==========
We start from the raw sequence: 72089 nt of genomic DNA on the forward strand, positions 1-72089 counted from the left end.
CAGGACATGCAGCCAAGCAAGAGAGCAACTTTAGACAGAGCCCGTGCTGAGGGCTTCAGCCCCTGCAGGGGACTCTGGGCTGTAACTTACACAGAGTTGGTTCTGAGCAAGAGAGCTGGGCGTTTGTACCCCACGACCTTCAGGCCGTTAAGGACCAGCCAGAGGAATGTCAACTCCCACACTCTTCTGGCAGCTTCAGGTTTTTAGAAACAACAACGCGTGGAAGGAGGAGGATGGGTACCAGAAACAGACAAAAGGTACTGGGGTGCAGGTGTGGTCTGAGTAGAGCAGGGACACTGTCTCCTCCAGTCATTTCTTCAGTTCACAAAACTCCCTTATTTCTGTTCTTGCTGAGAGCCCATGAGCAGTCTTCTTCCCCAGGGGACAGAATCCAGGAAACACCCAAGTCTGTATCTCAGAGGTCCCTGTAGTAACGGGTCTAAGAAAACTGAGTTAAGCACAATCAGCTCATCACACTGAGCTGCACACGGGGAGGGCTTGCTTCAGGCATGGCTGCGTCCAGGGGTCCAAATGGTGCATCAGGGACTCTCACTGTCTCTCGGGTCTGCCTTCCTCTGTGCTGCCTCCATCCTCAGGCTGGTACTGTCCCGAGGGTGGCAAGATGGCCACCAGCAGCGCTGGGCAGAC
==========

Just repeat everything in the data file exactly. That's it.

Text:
We start from the raw sequence: 72089 nt of genomic DNA on the forward strand, positions 1-72089 counted from the left end.
CAGGACATGCAGCCAAGCAAGAGAGCAACTTTAGACAGAGCCCGTGCTGAGGGCTTCAGCCCCTGCAGGGGACTCTGGGCTGTAACTTACACAGAGTTGGTTCTGAGCAAGAGAGCTGGGCGTTTGTACCCCACGACCTTCAGGCCGTTAAGGACCAGCCAGAGGAATGTCAACTCCCACACTCTTCTGGCAGCTTCAGGTTTTTAGAAACAACAACGCGTGGAAGGAGGAGGATGGGTACCAGAAACAGACAAAAGGTACTGGGGTGCAGGTGTGGTCTGAGTAGAGCAGGGACACTGTCTCCTCCAGTCATTTCTTCAGTTCACAAAACTCCCTTATTTCTGTTCTTGCTGAGAGCCCATGAGCAGTCTTCTTCCCCAGGGGACAGAATCCAGGAAACACCCAAGTCTGTATCTCAGAGGTCCCTGTAGTAACGGGTCTAAGAAAACTGAGTTAAGCACAATCAGCTCATCACACTGAGCTGCACACGGGGAGGGCTTGCTTCAGGCATGGCTGCGTCCAGGGGTCCAAATGGTGCATCAGGGACTCTCACTGTCTCTCGGGTCTGCCTTCCTCTGTGCTGCCTCCATCCTCAGGCTGGTACTGTCCCGAGGGTGGCAAGATGGCCACCAGCAGCGCTGGGCAGAC